At any rate, its an imperfect film with some great set pieces and a wide variety of characters. And, yes, its a movie featuring both Gwyneth Paltrow and ScarJo, so there's plenty to distract you.

Yeah, I vaguely remember some robot-guy was in the movie, too.

The action scenes and flying scenes we do get are pretty darn good. Guys in armor and with crazy technology beat the living holy hell out of each other (and everyone's kind of okay), robots fly through the air and go "pew pew pew!" at Iron Man, lots of fireballs, and there's even some superspy karate stuff.

Honestly, I have seen Iron Man a fair share of times at this point. While it holds up just fine, I think after Ghost Rider, Daredevil, two fairly embarrassing Fantastic Four movies, Spidey 3, and likely several others I'm forgetting... we were all sort of surprised how much we liked Iron Man.

What you won't get is the satisfaction of the superhero origin story, which is usually the most interesting part about most super-heroes (except for "Matter Eater Lad", who has a boring origin, and is interesting because he eats any kind of matter). We can look to how Nolan must have realized he had spent his Bat-fuel on an origin story, and decided to trade a standard superhero storyline for a sort of intense crime thriller. And maybe that's what some of these sequels are going to have to learn how to do.

It wasn't expecting Dark Knight. I was expecting a superhero movie sequel that was better than FF2, and felt that we got that. So, you know, great.

But, take all this with a grain of salt. I'm also the guy who liked both Hulk movies and Superman Returns.

Yeah. Kind of puts things in perspective.


Fantomenos said...

The only hole that bugged me:


Why did Mickey Rourke's character fake how useless the robots were. I mean, the audience couldn't have believed it, and if he hadn't lied he would have had front-row seats to take over the drones, instead of having to kill the guards, hack in manually, etc.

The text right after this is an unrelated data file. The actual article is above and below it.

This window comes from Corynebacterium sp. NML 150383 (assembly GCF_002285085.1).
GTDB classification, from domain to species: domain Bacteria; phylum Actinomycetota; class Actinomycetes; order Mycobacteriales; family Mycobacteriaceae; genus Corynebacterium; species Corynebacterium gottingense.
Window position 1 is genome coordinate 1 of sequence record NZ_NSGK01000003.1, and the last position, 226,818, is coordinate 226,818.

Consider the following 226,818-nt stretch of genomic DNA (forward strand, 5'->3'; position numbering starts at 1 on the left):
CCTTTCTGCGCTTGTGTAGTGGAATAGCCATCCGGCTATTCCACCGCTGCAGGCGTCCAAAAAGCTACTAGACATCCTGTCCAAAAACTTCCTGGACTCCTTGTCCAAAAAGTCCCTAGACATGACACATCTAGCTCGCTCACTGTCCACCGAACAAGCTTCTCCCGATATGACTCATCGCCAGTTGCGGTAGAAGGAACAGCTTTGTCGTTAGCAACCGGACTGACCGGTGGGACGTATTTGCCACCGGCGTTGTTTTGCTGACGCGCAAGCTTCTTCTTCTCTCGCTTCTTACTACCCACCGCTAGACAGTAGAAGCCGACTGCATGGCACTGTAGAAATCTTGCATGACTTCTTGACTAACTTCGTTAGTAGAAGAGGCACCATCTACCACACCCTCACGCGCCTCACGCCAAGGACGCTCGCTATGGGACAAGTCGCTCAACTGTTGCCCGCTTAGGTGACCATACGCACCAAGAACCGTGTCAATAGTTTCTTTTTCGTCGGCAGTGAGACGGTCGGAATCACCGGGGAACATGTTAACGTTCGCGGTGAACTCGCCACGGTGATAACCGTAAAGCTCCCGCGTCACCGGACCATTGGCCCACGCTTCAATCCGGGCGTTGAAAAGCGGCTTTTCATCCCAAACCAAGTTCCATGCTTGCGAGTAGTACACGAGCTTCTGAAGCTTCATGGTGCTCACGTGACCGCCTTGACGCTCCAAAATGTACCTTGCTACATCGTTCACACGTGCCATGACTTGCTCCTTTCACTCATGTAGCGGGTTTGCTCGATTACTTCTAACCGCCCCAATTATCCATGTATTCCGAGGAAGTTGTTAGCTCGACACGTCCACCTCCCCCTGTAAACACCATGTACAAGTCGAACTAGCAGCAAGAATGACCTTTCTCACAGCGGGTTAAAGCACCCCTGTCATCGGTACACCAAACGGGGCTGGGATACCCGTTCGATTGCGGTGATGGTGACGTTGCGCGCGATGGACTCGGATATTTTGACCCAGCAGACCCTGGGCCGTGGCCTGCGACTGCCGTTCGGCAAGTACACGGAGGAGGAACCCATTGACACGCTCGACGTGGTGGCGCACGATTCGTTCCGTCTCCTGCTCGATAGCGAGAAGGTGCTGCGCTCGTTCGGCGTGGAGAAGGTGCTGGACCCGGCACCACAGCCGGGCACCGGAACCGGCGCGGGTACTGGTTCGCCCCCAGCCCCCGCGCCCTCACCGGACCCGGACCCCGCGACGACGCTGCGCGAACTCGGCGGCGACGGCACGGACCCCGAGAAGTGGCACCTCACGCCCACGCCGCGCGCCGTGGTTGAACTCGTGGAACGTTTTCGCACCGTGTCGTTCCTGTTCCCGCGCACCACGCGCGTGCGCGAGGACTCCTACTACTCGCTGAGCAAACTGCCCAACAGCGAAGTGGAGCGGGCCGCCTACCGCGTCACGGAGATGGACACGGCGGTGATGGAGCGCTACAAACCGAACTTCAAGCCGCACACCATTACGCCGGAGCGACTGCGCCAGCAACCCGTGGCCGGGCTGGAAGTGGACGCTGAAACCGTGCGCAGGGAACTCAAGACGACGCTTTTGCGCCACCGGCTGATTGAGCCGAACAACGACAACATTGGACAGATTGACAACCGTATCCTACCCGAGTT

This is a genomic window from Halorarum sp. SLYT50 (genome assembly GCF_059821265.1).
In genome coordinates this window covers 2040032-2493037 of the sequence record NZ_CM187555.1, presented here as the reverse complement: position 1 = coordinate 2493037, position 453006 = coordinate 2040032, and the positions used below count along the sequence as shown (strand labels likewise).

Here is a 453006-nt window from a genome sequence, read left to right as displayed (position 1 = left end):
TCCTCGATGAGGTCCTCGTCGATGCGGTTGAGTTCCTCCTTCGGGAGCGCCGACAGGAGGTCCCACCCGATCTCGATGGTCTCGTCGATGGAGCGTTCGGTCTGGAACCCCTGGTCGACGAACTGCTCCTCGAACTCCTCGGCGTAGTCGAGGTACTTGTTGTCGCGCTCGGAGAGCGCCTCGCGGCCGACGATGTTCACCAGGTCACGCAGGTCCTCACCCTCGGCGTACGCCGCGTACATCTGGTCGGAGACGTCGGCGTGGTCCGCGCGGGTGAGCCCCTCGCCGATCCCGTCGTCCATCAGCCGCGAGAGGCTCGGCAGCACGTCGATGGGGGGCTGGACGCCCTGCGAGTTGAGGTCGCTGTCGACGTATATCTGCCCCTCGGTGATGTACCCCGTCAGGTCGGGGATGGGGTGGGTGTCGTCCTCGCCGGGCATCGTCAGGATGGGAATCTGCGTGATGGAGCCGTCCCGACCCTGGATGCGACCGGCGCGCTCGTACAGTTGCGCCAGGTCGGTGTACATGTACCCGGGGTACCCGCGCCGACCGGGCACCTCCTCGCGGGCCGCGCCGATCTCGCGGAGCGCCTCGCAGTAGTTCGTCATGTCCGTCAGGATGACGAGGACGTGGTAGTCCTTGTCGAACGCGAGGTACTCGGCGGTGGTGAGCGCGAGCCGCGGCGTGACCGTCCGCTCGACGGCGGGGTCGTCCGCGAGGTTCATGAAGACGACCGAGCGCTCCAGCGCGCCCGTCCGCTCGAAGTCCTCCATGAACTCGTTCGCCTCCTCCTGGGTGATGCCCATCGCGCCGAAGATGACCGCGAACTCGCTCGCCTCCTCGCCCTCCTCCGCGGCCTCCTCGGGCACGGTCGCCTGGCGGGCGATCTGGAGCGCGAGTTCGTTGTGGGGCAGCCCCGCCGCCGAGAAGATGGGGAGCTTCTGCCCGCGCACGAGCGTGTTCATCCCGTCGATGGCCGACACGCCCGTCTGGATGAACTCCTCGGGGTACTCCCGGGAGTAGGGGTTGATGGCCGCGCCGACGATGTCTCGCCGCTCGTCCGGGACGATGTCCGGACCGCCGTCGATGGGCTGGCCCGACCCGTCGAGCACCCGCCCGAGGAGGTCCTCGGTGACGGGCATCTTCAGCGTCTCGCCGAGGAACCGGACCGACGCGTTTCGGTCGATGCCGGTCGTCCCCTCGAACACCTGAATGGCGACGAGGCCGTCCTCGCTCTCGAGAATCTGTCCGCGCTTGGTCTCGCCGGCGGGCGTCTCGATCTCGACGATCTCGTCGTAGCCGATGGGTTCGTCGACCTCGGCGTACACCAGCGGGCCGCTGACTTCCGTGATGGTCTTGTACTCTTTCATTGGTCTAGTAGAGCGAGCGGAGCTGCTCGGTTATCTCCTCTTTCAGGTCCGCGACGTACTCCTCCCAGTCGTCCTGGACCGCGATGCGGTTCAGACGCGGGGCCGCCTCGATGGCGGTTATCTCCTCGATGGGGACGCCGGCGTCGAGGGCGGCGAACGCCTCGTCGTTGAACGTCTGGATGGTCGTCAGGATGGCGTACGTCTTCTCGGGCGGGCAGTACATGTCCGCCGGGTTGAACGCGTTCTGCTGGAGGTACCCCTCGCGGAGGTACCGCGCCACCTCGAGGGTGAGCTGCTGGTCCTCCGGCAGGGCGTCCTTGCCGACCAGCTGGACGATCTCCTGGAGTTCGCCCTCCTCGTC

That aside, I thought it was a perfectly watchable movie (I just got back 5 mins ago). I like the actors, the characterizations, and I liked that it wasn't wall to wall fight scenes.

Did you stay till after the credits?

Ransom said...

I've not yet seen it. I suspect that it, like the original one before it, is a renter, at least for me. Downey did himself no favors in my book for perpetrating the Sherlock Holmes flick, so I see no reason to rush out to the theatres to see this one. Oh, well.

J.S. said...

Is that really a valid criticism? Holding up a subpar but totally unrelated movie that the lead actor appeared in as a reason not to see this movie? If that's the standard, then you're not going to be able to see many movies. Most of Hollywood's top tier actors have appeared in some crappy movies at one point or another. Anyway, not to be too hard on Ransom, but this just seems sort of representative of the sort of criticism Iron Man 2 has been getting- people who already were more or less against the idea of the movie before seeing it (because of the basic premise or the actors in it or whatever), and then offering kind of weird rationalizations for disliking it. I didn't think the movie was flawless, but at the same time it would definitely have a good shot at making it within my top ten superhero movies.

The League said...

It was no "The Phantom" (Slam Evil!).

I, too, disliked Sherlock Holmes, and I'd put it differently than Jason and say one had little to do with the other in my book.